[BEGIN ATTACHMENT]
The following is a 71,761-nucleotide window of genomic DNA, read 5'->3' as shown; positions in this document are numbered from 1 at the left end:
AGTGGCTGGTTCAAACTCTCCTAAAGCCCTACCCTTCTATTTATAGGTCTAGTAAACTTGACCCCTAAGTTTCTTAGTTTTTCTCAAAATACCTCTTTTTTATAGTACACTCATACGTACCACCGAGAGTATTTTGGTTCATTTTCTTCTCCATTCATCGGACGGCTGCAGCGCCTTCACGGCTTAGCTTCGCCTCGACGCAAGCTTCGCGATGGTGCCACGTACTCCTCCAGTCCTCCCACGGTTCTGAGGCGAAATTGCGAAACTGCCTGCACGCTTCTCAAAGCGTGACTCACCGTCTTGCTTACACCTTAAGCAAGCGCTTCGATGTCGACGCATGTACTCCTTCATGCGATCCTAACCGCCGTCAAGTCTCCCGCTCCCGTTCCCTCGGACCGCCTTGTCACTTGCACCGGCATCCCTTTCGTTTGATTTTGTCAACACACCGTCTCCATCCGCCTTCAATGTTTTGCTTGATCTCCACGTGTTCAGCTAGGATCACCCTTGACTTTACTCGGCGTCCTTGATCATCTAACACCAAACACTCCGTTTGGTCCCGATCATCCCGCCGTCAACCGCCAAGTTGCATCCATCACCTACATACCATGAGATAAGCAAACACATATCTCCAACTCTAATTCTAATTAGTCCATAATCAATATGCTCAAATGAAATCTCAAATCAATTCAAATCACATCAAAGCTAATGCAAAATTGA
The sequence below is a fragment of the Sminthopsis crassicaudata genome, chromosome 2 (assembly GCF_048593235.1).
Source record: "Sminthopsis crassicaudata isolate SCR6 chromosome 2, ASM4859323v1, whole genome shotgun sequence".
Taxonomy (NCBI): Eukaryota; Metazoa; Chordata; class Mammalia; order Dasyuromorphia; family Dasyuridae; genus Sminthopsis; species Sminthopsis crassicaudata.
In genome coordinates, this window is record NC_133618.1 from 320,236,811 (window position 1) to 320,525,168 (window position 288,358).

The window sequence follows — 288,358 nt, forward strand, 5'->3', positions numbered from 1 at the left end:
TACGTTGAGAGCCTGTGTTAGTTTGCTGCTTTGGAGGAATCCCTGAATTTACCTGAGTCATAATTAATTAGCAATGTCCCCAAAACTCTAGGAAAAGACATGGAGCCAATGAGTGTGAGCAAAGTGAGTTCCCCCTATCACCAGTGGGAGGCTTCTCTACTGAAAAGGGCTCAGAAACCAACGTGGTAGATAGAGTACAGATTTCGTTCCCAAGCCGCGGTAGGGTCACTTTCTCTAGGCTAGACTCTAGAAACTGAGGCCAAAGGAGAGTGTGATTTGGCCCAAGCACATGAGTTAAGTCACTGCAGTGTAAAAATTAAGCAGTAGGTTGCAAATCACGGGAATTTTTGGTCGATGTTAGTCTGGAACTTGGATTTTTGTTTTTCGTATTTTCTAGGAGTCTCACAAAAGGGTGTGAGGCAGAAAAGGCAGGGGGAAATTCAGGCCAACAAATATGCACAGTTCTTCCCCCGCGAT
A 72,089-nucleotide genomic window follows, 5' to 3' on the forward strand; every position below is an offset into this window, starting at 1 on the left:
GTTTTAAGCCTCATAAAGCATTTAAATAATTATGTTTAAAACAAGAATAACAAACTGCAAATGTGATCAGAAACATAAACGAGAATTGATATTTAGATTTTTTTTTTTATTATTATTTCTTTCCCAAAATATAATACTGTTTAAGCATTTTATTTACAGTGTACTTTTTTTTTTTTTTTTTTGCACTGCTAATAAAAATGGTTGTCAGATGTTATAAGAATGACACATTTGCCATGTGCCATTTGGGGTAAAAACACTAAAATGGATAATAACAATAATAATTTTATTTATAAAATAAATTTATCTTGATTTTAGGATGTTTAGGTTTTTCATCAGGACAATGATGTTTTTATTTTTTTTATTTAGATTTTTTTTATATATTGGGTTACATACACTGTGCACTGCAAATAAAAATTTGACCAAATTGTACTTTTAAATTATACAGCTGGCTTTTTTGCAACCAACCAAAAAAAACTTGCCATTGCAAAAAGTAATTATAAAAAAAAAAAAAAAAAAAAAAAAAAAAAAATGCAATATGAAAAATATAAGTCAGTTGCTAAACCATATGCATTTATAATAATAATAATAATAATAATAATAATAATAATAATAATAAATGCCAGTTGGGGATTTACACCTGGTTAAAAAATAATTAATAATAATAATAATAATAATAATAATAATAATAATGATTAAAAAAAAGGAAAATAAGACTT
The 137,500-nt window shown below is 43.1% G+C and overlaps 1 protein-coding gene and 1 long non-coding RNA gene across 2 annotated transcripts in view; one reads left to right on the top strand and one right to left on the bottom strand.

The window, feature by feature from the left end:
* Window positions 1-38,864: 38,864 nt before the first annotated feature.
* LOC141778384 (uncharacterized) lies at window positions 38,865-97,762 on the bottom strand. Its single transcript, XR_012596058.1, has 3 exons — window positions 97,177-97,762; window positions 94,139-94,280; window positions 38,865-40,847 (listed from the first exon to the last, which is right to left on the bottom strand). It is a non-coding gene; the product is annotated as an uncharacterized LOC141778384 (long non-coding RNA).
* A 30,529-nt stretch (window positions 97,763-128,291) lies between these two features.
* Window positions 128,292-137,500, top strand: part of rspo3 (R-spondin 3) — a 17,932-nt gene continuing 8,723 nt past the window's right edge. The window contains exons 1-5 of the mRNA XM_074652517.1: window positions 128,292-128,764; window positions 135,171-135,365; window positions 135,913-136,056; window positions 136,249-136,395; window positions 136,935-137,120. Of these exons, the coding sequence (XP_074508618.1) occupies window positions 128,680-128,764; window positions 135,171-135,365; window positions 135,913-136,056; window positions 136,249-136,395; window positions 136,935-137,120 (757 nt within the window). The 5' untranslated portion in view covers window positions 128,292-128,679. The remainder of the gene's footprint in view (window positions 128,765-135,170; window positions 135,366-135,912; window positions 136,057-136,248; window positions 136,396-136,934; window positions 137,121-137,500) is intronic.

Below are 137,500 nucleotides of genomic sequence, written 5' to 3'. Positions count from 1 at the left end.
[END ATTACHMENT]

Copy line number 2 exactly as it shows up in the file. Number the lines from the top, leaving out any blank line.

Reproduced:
AGTGGCTGGTTCAAACTCTCCTAAAGCCCTACCCTTCTATTTATAGGTCTAGTAAACTTGACCCCTAAGTTTCTTAGTTTTTCTCAAAATACCTCTTTTTTATAGTACACTCATACGTACCACCGAGAGTATTTTGGTTCATTTTCTTCTCCATTCATCGGACGGCTGCAGCGCCTTCACGGCTTAGCTTCGCCTCGACGCAAGCTTCGCGATGGTGCCACGTACTCCTCCAGTCCTCCCACGGTTCTGAGGCGAAATTGCGAAACTGCCTGCACGCTTCTCAAAGCGTGACTCACCGTCTTGCTTACACCTTAAGCAAGCGCTTCGATGTCGACGCATGTACTCCTTCATGCGATCCTAACCGCCGTCAAGTCTCCCGCTCCCGTTCCCTCGGACCGCCTTGTCACTTGCACCGGCATCCCTTTCGTTTGATTTTGTCAACACACCGTCTCCATCCGCCTTCAATGTTTTGCTTGATCTCCACGTGTTCAGCTAGGATCACCCTTGACTTTACTCGGCGTCCTTGATCATCTAACACCAAACACTCCGTTTGGTCCCGATCATCCCGCCGTCAACCGCCAAGTTGCATCCATCACCTACATACCATGAGATAAGCAAACACATATCTCCAACTCTAATTCTAATTAGTCCATAATCAATATGCTCAAATGAAATCTCAAATCAATTCAAATCACATCAAAGCTAATGCAAAATTGA